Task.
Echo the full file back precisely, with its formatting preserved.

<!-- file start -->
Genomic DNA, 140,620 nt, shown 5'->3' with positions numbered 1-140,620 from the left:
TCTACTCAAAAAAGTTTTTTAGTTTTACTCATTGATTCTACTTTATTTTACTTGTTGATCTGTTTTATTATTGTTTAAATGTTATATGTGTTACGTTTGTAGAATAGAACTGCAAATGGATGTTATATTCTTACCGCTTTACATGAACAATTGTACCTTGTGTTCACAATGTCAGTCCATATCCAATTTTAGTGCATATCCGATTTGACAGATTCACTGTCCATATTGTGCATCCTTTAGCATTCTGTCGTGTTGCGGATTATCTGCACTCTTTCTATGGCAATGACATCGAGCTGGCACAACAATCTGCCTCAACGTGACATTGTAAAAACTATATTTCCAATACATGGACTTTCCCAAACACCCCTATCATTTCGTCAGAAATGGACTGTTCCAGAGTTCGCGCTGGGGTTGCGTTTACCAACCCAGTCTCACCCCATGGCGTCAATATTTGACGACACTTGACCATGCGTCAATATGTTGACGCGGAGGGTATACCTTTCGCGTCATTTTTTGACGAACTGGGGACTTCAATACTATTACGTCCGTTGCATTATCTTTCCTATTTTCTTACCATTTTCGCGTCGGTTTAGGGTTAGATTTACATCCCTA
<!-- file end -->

Genomic DNA, 140,620 nt, shown 5'->3' with positions numbered 1-140,620 from the left:
TCTACTCAAAAAAGTTTTTTAGTTTTACTCATTGATTCTACTTTATTTTACTTGTTGATCTGTTTTATTATTGTTTAAATGTTATATGTGTTACGTTTGTAGAATAGAACTGCAAATGGATGTTATATTCTTACCGCTTTACATGAACAATTGTACCTTGTGTTCACAATGTCAGTCCATATCCAATTTTAGTGCATATCCGATTTGACAGATTCACTGTCCATATTGTGCATCCTTTAGCATTCTGTCGTGTTGCGGATTATCTGCACTCTTTCTATGGCAATGACATCGAGCTGGCACAACAATCTGCCTCAACGTGACATTGTAAAAACTATATTTCCAATACATGGACTTTCCCAAACACCCCTATCATTTCGTCAGAAATGGACTGTTCCAGAGTTCGCGCTGGGGTTGCGTTTACCAACCCAGTCTCACCCCATGGCGTCAATATTTGACGACACTTGACCATGCGTCAATATGTTGACGCGGAGGGTATACCTTTCGCGTCATTTTTTGACGAACTGGGGACTTCAATACTATTACGTCCGTTGCATTATCTTTCCTATTTTCTTACCATTTTCGCGTCGGTTTAGGGTTAGATTTACATCCCTA